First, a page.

Movin On Up: Thoughts on Class Transition

I’m a first generation lawyer. I’m a second generation college graduate on one side of my family, and the first lawyer on both sides. I say this because, by and large, the legal profession is still an elitist profession. Your earning power and therefore worth (to some people) is based on your pedigree. Were you on law review? Did you do a judicial clerkship? How highly ranked is your law school? You practically need a class just to figure out how to get into law school. After all, the law is an old profession which means it was founded by wealthy, land owning white men. I, a black woman with dark skin and natural hair, do not at all fit the traditional mold of what an attorney is.

This isn’t me, but it’s how I feel on the inside.

Becoming a lawyer involves a background check before law school and after graduating to take the bar, astronomical tuition, an ethics exam, an expensive bar prep course, and 2-4 day bar exam. Then you finally get to be a lawyer. Being an attorney is expensive, though. You have to get continuing education credits (sure there are free ones, but it will take you the whole year to get your credits because they’re usually only 1 or 2 hours and you need somewhere between 10 and 20). Then there are the annual state licensing fees. Then there are the bar association dues, which don’t buy you anything but networking with other lawyers except every bar association event has a damn cover charge. Let’s not forget the wardrobe, because you can’t look like a lawyer in a $40 suit from Ross.

My husband, a third generation college graduate and computer engineer, is slightly more advanced in his family legacy but similarly situated in his career. Silicon Valley is new but it came with all the old problems. Fortunately, money does solve some problems. We just disembarked from our home buying journey and it was been interesting to say the least. We could have bought a home that was $25-50k less and 15-20 minutes closer to both our jobs. But it came at the expense of living in a food desert that houses the worst school district in the area. The practical choice was clear but I still felt conflicted about making it.

I say all that to make it clear that while we are doing well, and are set to possibly end up a little better off than our parents, we are not wealthy. I don’t feel so secure in my position that I can afford to try and be the good influence of the neighborhood. I’m not ready to save the hood by living in it. The risk of buying a home that depreciates in value, of my child going to a school where they can’t be challenged because 70% of the students are not performing at grade level, of not being able to put my kids in dance or sports because the closest teams are an hour away–I can’t take that chance.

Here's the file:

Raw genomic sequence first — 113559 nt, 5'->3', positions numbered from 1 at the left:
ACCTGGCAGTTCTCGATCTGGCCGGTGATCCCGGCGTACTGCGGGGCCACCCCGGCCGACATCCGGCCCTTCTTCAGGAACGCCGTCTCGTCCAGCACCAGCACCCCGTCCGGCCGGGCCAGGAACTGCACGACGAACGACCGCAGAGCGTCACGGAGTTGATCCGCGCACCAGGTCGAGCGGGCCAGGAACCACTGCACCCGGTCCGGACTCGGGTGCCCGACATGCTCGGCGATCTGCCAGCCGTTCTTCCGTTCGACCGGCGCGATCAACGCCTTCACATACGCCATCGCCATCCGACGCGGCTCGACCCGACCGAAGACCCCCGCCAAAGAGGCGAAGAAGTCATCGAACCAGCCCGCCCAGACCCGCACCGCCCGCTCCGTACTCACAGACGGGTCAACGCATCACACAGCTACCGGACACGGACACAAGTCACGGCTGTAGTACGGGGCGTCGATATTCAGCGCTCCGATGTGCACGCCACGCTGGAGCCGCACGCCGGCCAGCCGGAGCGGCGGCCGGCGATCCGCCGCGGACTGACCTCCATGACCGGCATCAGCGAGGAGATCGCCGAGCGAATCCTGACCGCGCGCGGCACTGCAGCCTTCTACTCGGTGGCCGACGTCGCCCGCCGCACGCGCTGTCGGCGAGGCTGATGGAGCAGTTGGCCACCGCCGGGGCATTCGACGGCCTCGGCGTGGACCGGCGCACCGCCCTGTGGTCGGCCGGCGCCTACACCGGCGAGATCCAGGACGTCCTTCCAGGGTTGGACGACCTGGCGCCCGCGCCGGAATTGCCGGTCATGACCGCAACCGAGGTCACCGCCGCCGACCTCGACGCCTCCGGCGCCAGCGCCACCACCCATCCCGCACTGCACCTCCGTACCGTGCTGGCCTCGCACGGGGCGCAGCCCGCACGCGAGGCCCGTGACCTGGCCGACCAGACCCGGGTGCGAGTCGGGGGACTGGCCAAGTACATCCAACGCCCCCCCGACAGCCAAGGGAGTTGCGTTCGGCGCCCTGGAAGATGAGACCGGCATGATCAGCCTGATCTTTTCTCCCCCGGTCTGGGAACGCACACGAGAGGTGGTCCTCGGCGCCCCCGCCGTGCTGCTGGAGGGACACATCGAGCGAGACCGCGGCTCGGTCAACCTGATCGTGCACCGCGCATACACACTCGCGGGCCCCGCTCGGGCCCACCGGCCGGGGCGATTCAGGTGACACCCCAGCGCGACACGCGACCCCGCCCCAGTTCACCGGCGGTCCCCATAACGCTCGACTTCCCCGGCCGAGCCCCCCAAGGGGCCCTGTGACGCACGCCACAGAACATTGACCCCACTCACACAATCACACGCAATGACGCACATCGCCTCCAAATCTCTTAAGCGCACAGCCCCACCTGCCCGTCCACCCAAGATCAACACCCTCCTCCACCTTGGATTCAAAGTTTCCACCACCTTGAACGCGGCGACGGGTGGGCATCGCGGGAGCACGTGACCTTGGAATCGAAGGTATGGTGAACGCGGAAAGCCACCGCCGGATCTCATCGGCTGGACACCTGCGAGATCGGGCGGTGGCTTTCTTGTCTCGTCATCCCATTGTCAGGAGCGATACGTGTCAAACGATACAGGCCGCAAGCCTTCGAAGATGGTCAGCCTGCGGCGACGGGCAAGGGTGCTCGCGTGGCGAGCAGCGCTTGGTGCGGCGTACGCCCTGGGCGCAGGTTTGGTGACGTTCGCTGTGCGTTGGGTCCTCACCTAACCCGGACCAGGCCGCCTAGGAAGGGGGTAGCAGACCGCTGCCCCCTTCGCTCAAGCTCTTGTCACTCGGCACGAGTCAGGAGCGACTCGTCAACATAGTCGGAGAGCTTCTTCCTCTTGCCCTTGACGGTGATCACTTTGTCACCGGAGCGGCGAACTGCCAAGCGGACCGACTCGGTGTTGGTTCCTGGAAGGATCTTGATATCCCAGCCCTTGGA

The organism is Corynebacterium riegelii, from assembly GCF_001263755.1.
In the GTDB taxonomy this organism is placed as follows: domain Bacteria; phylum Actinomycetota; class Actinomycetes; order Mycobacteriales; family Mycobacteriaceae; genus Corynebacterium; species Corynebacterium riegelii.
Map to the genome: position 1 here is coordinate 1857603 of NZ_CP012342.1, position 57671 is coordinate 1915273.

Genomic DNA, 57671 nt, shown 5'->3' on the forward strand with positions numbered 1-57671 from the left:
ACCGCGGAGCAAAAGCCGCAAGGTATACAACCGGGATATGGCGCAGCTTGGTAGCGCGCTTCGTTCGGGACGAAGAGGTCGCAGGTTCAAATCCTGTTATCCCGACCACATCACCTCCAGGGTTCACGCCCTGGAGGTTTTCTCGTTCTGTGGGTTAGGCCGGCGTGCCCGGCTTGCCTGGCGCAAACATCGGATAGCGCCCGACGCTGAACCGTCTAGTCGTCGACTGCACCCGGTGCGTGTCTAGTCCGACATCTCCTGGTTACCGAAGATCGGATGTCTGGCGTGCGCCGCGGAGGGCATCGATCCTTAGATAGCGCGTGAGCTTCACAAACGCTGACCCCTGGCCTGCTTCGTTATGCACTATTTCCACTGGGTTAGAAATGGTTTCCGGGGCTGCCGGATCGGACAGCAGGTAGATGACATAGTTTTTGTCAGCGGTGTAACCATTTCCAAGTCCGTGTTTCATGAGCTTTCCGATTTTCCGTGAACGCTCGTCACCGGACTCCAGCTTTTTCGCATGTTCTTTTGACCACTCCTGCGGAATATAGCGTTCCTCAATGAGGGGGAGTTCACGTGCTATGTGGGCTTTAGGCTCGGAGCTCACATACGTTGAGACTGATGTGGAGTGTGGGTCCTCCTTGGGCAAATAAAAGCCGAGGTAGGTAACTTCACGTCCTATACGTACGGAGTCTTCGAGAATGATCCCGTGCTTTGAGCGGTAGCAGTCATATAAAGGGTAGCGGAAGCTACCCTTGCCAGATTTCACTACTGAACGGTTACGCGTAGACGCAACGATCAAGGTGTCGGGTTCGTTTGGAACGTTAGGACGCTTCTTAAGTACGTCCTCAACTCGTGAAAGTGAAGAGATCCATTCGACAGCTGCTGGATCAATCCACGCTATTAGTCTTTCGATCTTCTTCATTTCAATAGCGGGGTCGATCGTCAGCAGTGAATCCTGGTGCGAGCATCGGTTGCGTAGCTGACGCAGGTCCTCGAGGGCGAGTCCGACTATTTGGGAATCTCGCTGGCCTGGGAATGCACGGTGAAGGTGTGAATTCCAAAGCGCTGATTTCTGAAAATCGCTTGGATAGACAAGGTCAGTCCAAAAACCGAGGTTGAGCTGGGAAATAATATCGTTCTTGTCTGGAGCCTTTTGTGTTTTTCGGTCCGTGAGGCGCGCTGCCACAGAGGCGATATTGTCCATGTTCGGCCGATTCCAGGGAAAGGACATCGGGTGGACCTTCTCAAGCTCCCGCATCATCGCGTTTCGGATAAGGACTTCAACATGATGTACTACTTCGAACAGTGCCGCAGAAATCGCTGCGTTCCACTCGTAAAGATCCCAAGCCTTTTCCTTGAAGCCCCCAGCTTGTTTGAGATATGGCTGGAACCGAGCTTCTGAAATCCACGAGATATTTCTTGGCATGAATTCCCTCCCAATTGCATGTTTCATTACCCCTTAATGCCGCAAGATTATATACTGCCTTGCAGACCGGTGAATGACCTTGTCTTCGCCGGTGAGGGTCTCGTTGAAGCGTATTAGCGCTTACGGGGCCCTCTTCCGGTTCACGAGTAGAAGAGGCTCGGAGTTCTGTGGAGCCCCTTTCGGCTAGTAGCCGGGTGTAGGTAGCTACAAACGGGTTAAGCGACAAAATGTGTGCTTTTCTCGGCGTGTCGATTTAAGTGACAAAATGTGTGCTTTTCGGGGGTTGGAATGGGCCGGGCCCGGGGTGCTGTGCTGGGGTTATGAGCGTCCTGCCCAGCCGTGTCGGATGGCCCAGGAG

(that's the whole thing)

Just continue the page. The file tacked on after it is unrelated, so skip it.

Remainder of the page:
Theoretically I would love to give back–to do more community service, mentor with the Boys and Girls Club, all that good stuff. But I just don’t feel like I have enough time. Since I work in legal aid (which is half social work, half lawyering) I feel like I do community service 40 hours a week. While it’s more fulfilling than private practice, it’s much more emotionally draining because most of my clients’ problems can’t be solved by legal intervention. My brother is a bit, shall we say, militant in his political views. I”m a comprimers because I’m just honest about the fact that I like the creature comforts of capitalism. I’m not ready to burn it all down and live in a hut just to prove a point. Where is the balance between working for the cause and enjoying your life? I can’t afford to quit my job and be an activist full time. When I’m not at work I want to recharge and enjoy my husband, my friends, and some good books

What is the answer? I have no idea. All I can do is try to navigate the double consciousness of being a self-aware Black person in the [orange-haired President] era with a modicum of grace.

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